Several Russian government websites, including the official Kremlin site, were intermittently unavailable to users in Russia and other parts of the world on Thursday.
The websites went down just hours after Russian troops invaded Ukraine and Russian President Vladimir Putin declared the start of a “special military operation” in Ukraine.
The government’s website (government.ru), the State Duma’s website (Russia’s lower house of parliament), and the Ministry of Defense’s website were all affected.
At the time of writing, the English-language version of the Kremlin’s website (en.kremlin.ru) was not loading.
It was unclear what had caused the issue.
When asked if the Kremlin’s website had been subjected to a distributed denial of service (DDoS) attack, a Kremlin spokesperson insisted that the platform was functioning smoothly.
Doug Madory, an analyst at the internet monitoring firm Kentik, told CNN that the outages are part of a larger pattern of DDoS attacks aimed at Russia’s government.
“It is a simultaneous flood of traffic from sources around the world on a specific port … to a specific set of IP addresses,” Madory said. “That isn’t a natural flow of internet traffic.”
CNN military analyst Cedric Leighton, however, described the deactivation of the websites as a “defensive measure” and a technique of “isolating a portion of the [Russian] Internet”.
Whitehats to the rescue?
While the actual source of the problems is unclear, it may be related to a call that went out across hacker forums yesterday morning.
A post appearing across multiple sites read, ‘Ukrainian cybercommunity! It’s time to get involved in the cyber defense of our country’. It asked both hackers and cybersecurity experts to apply via Google Docs, listing their specialties and references.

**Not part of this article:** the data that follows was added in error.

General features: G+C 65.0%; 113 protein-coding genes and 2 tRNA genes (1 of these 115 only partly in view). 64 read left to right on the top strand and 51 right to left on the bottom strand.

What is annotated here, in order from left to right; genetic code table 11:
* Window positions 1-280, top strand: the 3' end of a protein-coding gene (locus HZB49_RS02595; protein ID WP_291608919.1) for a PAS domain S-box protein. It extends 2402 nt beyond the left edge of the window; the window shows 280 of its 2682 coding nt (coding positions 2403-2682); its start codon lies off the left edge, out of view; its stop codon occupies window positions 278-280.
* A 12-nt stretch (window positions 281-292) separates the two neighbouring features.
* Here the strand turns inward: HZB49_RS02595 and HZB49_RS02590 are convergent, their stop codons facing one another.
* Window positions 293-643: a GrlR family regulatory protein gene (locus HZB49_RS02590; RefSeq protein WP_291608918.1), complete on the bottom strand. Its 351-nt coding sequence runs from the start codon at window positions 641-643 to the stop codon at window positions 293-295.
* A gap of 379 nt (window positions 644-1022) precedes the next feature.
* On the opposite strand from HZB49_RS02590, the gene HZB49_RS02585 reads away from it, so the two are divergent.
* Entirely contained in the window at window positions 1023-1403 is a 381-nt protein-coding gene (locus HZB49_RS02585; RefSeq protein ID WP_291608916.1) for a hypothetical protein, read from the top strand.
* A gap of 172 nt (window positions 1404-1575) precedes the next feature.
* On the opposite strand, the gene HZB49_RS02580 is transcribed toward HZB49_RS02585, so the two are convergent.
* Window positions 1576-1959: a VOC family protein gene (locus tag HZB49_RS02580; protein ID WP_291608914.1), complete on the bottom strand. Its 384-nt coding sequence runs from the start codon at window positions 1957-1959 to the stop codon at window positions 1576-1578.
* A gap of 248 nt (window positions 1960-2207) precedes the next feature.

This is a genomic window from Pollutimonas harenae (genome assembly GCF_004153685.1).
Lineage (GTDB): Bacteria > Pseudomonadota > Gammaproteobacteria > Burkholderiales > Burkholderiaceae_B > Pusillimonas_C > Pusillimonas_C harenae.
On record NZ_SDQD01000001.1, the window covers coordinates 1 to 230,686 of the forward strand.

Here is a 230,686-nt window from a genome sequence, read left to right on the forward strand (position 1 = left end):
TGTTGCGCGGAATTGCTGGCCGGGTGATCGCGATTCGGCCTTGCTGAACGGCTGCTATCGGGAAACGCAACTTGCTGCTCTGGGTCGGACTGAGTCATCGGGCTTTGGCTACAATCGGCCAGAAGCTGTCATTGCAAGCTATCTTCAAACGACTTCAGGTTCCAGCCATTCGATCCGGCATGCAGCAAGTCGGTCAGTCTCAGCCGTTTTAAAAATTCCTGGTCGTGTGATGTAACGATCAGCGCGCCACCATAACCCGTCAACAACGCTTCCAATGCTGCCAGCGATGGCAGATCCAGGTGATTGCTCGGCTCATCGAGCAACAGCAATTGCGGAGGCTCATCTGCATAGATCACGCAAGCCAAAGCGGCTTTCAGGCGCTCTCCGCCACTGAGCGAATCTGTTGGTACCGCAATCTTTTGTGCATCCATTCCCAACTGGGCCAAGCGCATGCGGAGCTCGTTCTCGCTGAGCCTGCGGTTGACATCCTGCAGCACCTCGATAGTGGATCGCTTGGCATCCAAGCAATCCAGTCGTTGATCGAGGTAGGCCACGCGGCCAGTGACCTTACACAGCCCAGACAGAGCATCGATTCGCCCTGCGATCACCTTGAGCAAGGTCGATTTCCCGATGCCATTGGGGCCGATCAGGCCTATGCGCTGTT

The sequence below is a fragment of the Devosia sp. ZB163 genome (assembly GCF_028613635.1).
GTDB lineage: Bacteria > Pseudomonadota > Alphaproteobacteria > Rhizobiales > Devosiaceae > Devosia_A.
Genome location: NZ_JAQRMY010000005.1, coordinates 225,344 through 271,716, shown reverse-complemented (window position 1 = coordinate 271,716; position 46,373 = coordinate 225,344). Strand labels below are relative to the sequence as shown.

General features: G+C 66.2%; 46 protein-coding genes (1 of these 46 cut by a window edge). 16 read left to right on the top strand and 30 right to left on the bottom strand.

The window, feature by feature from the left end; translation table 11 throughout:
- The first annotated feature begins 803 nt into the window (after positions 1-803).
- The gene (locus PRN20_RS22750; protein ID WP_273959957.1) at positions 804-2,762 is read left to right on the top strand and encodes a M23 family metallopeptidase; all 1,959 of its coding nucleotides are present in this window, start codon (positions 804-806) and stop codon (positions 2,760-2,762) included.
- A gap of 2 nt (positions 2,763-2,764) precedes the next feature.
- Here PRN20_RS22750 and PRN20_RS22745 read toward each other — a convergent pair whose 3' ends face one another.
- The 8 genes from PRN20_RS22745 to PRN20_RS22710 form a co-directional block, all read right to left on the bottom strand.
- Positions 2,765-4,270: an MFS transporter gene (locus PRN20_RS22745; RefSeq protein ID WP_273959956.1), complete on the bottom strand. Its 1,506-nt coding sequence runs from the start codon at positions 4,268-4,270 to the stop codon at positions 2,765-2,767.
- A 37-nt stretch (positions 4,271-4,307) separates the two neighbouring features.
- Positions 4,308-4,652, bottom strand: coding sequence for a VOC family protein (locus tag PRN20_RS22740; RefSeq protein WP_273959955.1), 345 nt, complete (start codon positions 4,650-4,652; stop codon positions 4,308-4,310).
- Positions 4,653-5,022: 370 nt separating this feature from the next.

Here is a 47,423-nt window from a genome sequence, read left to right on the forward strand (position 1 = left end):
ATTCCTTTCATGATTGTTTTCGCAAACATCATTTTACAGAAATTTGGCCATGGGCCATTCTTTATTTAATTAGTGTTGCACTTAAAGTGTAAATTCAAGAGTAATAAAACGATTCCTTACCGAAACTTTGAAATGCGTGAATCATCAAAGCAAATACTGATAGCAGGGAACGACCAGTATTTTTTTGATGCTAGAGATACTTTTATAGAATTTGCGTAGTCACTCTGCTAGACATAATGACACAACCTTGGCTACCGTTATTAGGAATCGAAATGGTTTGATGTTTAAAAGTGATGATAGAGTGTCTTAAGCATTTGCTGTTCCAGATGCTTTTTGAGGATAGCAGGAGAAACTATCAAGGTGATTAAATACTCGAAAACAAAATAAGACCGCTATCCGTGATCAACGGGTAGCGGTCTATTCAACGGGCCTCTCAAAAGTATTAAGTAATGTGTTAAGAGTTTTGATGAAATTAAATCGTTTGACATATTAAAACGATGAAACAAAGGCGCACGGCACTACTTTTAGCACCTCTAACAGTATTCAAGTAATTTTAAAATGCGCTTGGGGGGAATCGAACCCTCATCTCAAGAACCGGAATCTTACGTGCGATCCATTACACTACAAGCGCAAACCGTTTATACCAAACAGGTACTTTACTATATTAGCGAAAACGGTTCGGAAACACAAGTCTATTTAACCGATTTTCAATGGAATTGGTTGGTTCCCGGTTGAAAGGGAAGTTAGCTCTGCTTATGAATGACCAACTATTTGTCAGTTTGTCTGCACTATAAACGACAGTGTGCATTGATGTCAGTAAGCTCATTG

Yegor Aushev, co-founder of Cyber Unit Technologies in Kyiv, told Reuters that he published the post at the request of a Defence Ministry Official. Another person involved also confirmed the original source of the message, although Ukrainian officials refused to comment.
Aushev has said that volunteers will be divided into offensive and defensive units, either conducting espionage against invading Russian forces or protecting critical infrastructure in Ukraine.
There have apparently been hundreds of applicants, whom Aushev is now vetting to ensure none are Russian agents.
The Anonymous hacking group has also ‘declared war’ on Russia, and is claiming responsibility for taking down several websites, including RT.com – the government’s international news/propaganda outlet.
The new battleground
The disruption in Russia follows similar outages in Ukraine, attributed to the Russian government, in recent days.
Official websites belonging to the Ukrainian parliament, government, and foreign ministry went offline hours before Russia invaded on Thursday.
The websites of Ukrainian Ministry of Defence; Ministry of Internal Affairs; the Cabinet of Ministers; the Security Service of Ukraine; Privatbank (Ukraine’s largest bank) and Oschadbank (the State Savings Bank) were among those knocked down in the attacks.
On Thursday, cyber security firm ESET said it had discovered a piece of data wiping malware, dubbed HermeticWiper, circulating on hundreds of computers across the country.
The company said that the destructive software had been installed on hundreds of devices in the country. Initial investigation suggested that the attack had been in the works for the past couple of months.
The timestamp on the programme indicated that it was compiled on December 28th, 2021. The malware looked to be digitally signed with a certificate issued to Hermetica Digital Ltd, an obscure firm based in Cyprus.
Last month, another data wiper, known as WhisperGate, swept through Ukraine.
Vikram Thakur of cyber security firm Symantec told Reuters that HermeticWiper infections had spread outside Ukraine.
“We see activity across Ukraine and Latvia,” he said.
Last week, officials from the US Cybersecurity and Infrastructure Security Agency (CISA) issued a “Shields Up” warning to US businesses, advising them to revert to basic cyber hygiene standards in order to safeguard their networks and systems to the greatest extent possible. UK firms have had a similar warning.
On Wednesday, US and UK cyber security agencies published a joint Cybersecurity Advisory (CSA) detailing a new malware strain called Cyclops Blink, allegedly being used by a Russia-backed hacking group to target home and office networking devices.
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